Medieval W. Christendom
The basic directions of Church policy flowed directly from the fundamental
doctrine indicated above. Jewish past and future required ongoing Jewish
existence and a safe place in Christian society. TheConstitutio pro Judeisserved as a
basic reiteration of the Jewish right to safety and to fulfillment of the demands of
Jewish religious faith.

Beyond formal statements, the leadership of the Church in fact recurrently
insisted in practice on recognition of these rights. Thus, for example, when anti-
Jewish violence unexpectedly broke out in 1096, as part of the early stages of the
First Crusade, Church leadership made note of the fact and, armed with this
foreknowledge, made strenuous and largely successful efforts to insure Jewish
safety during the subsequent crusading ventures. The bloodbath of 1096 was not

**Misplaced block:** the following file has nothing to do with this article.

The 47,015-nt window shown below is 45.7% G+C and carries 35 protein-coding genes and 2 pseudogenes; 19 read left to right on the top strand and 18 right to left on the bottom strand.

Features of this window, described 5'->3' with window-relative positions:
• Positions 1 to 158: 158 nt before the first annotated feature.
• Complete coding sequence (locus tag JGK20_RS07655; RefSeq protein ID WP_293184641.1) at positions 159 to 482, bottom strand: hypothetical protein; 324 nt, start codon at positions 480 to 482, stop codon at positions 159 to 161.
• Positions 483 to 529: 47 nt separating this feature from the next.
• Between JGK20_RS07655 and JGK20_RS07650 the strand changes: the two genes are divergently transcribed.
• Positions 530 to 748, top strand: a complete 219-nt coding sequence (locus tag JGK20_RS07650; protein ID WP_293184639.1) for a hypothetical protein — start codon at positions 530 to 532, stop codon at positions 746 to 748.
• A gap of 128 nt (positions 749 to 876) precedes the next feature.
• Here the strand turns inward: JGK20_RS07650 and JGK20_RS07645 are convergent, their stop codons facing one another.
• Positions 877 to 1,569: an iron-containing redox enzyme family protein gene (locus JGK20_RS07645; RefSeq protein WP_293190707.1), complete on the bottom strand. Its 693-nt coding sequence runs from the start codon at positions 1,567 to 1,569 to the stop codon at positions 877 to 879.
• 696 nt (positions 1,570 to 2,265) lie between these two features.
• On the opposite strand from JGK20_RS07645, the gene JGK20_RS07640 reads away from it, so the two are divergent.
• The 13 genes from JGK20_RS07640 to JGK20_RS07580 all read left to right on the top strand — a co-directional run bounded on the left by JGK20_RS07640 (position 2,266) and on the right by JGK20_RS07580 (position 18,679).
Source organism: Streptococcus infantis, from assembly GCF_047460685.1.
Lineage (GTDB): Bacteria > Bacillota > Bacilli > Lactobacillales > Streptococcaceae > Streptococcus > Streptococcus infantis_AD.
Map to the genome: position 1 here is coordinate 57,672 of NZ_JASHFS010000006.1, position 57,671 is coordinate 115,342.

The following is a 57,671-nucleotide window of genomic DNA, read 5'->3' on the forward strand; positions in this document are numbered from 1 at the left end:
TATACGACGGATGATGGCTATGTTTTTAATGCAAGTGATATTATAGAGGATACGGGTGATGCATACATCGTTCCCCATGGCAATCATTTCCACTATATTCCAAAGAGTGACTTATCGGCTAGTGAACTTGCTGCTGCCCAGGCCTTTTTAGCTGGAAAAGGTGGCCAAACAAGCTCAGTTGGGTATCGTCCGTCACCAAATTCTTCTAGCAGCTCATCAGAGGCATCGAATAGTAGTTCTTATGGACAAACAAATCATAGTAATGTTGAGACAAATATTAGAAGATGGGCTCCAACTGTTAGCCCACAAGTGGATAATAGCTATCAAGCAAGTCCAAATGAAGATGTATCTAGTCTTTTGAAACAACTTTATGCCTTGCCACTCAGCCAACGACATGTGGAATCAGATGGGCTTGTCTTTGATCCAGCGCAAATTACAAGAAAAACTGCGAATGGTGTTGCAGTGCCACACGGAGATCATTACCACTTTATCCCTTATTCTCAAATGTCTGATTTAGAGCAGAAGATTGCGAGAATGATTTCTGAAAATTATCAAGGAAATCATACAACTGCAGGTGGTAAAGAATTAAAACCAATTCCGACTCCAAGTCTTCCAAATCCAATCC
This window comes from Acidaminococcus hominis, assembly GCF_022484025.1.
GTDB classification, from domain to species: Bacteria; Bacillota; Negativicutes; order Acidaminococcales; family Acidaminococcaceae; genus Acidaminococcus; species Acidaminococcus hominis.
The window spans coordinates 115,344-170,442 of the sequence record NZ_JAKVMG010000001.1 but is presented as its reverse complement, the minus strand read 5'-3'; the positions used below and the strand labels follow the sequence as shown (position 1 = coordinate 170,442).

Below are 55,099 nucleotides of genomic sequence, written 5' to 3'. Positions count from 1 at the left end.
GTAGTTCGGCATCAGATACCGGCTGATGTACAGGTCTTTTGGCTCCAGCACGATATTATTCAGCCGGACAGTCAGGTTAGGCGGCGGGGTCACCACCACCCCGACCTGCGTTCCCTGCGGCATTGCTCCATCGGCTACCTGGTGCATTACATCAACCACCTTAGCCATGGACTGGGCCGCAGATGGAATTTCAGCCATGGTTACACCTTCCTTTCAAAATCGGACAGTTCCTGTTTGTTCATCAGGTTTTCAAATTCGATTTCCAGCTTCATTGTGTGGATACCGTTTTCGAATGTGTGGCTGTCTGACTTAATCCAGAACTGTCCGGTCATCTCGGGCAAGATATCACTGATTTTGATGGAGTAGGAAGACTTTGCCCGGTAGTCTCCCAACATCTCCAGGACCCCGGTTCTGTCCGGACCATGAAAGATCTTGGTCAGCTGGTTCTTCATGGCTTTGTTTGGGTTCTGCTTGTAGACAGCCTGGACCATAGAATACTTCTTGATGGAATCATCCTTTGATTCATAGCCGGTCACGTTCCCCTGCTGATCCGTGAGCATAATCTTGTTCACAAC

Jews were well aware of the protective stance of the Church and often
appealed to high ecclesiastical authorities for support in the face of danger. For
example, as increasingly irrational charges about Jews evolved during the twelfth
and thirteenth centuries, Jew approached Church leadership with pleas for
assistance. In part, these efforts were successful. The mid-thirteenth-century
allegation that Jews use Christian blood in their Passover rituals was decisively
rejected by the papacy. On the other hand, when the charge of host desecration by
Jews surfaced in Paris in 1290, the leadership of the Church proclaimed the sanctity
of the site of an alleged host desecration and consequent miracle, in effect
endorsing the dangerous new claim.